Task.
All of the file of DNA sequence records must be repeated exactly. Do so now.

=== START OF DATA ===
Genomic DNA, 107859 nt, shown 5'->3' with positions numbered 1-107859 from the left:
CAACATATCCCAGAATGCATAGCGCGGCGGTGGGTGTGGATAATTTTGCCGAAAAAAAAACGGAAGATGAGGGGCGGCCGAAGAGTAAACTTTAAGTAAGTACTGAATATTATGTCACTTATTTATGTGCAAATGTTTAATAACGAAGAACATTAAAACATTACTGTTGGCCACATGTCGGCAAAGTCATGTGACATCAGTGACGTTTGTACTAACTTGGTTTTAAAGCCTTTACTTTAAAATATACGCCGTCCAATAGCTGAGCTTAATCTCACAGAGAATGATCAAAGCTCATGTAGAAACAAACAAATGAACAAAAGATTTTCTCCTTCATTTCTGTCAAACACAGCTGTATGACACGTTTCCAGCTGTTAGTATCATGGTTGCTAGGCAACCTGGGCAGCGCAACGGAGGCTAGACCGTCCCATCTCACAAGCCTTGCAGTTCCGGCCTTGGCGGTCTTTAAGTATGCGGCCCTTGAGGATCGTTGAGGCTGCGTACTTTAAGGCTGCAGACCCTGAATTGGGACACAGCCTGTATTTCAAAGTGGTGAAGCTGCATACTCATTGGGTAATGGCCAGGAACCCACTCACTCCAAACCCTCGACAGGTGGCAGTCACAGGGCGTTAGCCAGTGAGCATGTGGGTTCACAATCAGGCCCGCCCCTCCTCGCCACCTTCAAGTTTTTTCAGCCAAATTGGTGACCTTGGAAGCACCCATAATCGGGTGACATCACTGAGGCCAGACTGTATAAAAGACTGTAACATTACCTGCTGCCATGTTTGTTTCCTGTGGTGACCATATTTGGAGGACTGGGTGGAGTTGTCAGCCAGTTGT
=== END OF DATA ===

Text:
Genomic DNA, 107859 nt, shown 5'->3' with positions numbered 1-107859 from the left:
CAACATATCCCAGAATGCATAGCGCGGCGGTGGGTGTGGATAATTTTGCCGAAAAAAAAACGGAAGATGAGGGGCGGCCGAAGAGTAAACTTTAAGTAAGTACTGAATATTATGTCACTTATTTATGTGCAAATGTTTAATAACGAAGAACATTAAAACATTACTGTTGGCCACATGTCGGCAAAGTCATGTGACATCAGTGACGTTTGTACTAACTTGGTTTTAAAGCCTTTACTTTAAAATATACGCCGTCCAATAGCTGAGCTTAATCTCACAGAGAATGATCAAAGCTCATGTAGAAACAAACAAATGAACAAAAGATTTTCTCCTTCATTTCTGTCAAACACAGCTGTATGACACGTTTCCAGCTGTTAGTATCATGGTTGCTAGGCAACCTGGGCAGCGCAACGGAGGCTAGACCGTCCCATCTCACAAGCCTTGCAGTTCCGGCCTTGGCGGTCTTTAAGTATGCGGCCCTTGAGGATCGTTGAGGCTGCGTACTTTAAGGCTGCAGACCCTGAATTGGGACACAGCCTGTATTTCAAAGTGGTGAAGCTGCATACTCATTGGGTAATGGCCAGGAACCCACTCACTCCAAACCCTCGACAGGTGGCAGTCACAGGGCGTTAGCCAGTGAGCATGTGGGTTCACAATCAGGCCCGCCCCTCCTCGCCACCTTCAAGTTTTTTCAGCCAAATTGGTGACCTTGGAAGCACCCATAATCGGGTGACATCACTGAGGCCAGACTGTATAAAAGACTGTAACATTACCTGCTGCCATGTTTGTTTCCTGTGGTGACCATATTTGGAGGACTGGGTGGAGTTGTCAGCCAGTTGT